Is it a Boy or a Girl? Anonymity and Gender in Computer-Mediated Interactions

Is it a Boy or a Girl? Anonymity and Gender in Computer-Mediated Interactions

Katheryn C. Maguire (Wayne State University, USA)
DOI: 10.4018/978-1-60960-100-3.ch501

Abstract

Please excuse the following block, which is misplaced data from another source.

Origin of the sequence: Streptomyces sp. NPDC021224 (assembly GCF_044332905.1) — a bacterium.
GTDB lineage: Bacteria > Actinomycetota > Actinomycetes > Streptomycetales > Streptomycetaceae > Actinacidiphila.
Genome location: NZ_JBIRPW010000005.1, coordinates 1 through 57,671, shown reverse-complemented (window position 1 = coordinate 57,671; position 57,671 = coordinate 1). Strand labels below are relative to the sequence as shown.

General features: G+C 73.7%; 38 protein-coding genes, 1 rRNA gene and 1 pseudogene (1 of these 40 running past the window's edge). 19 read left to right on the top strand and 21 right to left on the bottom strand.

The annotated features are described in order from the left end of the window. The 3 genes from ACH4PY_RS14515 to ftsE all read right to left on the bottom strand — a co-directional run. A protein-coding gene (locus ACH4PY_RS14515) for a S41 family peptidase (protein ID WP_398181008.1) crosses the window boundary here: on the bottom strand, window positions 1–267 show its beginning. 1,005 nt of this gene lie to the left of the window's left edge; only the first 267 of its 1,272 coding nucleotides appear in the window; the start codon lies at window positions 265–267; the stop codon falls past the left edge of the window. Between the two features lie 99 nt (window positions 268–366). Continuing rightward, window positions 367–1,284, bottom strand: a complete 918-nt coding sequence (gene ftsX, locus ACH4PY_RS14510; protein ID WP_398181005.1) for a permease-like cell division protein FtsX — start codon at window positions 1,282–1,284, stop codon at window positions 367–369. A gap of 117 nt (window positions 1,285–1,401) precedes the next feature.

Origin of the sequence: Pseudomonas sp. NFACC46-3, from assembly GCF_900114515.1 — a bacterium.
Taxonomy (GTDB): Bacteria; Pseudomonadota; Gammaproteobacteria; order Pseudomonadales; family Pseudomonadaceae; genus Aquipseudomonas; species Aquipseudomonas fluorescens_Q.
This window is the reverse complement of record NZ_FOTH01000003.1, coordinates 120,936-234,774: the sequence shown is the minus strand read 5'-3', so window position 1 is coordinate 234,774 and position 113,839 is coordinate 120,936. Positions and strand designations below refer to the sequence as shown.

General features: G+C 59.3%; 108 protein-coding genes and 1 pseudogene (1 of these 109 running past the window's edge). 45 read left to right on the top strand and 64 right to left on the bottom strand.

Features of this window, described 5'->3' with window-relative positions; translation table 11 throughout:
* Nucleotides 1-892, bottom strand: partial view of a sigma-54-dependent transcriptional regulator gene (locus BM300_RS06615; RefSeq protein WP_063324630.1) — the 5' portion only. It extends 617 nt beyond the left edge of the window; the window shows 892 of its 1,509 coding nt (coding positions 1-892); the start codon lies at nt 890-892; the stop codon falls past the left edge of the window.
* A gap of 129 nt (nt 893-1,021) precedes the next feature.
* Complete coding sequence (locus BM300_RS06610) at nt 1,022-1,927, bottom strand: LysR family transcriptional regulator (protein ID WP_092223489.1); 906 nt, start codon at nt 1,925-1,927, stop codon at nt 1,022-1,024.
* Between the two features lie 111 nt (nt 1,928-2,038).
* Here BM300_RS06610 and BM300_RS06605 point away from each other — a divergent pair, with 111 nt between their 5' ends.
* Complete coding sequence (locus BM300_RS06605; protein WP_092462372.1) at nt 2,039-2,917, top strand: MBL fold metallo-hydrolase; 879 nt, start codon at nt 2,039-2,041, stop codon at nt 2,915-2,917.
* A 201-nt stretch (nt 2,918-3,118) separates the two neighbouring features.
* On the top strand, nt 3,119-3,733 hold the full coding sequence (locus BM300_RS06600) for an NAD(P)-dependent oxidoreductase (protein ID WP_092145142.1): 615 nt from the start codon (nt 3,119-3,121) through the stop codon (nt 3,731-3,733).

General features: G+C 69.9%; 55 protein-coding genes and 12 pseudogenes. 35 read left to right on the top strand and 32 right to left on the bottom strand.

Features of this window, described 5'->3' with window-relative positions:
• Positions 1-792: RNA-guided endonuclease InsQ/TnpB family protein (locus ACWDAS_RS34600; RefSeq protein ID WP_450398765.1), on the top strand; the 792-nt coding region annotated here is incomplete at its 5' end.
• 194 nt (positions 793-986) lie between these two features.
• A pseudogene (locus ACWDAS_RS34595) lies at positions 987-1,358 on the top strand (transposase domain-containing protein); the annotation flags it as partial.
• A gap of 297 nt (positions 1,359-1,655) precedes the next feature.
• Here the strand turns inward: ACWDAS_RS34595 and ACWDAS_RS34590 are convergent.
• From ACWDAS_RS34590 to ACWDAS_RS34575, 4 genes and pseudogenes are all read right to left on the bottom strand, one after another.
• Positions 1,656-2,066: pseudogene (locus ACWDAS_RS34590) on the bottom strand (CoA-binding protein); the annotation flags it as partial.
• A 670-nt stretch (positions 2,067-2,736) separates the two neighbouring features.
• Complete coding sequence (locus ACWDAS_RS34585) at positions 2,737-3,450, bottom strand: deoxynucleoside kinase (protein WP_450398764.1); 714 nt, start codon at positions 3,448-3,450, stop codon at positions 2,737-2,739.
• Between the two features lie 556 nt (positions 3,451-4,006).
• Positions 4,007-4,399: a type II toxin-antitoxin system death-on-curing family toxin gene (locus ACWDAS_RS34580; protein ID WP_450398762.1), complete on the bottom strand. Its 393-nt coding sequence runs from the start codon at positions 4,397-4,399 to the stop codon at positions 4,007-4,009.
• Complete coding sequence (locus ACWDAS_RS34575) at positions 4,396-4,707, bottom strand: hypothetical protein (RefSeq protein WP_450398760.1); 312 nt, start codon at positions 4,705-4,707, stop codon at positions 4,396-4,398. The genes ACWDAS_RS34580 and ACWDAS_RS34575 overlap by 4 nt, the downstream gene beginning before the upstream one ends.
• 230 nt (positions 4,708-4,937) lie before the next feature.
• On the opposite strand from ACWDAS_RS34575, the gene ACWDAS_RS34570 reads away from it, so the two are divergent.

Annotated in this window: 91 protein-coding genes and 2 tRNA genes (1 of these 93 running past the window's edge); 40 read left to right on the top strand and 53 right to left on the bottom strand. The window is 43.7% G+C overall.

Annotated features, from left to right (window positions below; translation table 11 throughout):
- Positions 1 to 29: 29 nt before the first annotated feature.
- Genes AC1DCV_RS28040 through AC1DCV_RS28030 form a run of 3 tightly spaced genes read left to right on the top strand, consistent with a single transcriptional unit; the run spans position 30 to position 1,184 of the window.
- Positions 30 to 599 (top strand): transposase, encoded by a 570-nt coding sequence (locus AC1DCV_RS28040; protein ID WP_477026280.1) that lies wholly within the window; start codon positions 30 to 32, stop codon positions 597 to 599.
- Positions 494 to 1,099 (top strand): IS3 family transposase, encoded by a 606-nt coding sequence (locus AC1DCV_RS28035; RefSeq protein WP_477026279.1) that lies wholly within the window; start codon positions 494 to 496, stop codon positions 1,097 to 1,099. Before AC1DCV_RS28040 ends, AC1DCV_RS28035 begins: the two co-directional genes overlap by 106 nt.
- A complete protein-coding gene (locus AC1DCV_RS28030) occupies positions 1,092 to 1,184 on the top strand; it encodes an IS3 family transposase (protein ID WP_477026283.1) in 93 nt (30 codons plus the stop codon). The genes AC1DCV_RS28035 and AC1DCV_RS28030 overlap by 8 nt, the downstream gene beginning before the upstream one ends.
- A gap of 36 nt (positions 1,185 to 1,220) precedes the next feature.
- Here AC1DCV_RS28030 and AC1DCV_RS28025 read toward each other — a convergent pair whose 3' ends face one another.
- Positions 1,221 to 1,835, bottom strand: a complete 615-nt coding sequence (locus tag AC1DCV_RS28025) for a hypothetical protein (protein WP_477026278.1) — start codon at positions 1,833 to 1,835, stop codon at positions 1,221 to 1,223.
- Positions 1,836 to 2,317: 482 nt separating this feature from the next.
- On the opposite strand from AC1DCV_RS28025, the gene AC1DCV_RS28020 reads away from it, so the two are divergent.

This chapter examines the research on sex differences and gender identification in computer-mediated interaction (CMI), and presents a pilot study of synchronous, anonymous, one-to-one interactions, to understand the extent to which a person’s “real life” sex can be identified in CMIs as well as the stylistic and linguistic cues that “mark” someone as “male” or “female.” Although previous research has reported sex differences in a number of different variables (e.g., number of words, disagreements), analysis of the transcripts in this study revealed only one significant difference, in that men corrected themselves more often than women. Furthermore, participants correctly guessed the sex of their partner 62.5% of the time, felt approximately 65% sure of their guess, and used gender stereotypes to make their assessments. Implications for anonymity and CMI research are discussed, focusing on the conditions under which sex differences and gender stereotypes become relevant in on-line interactions.

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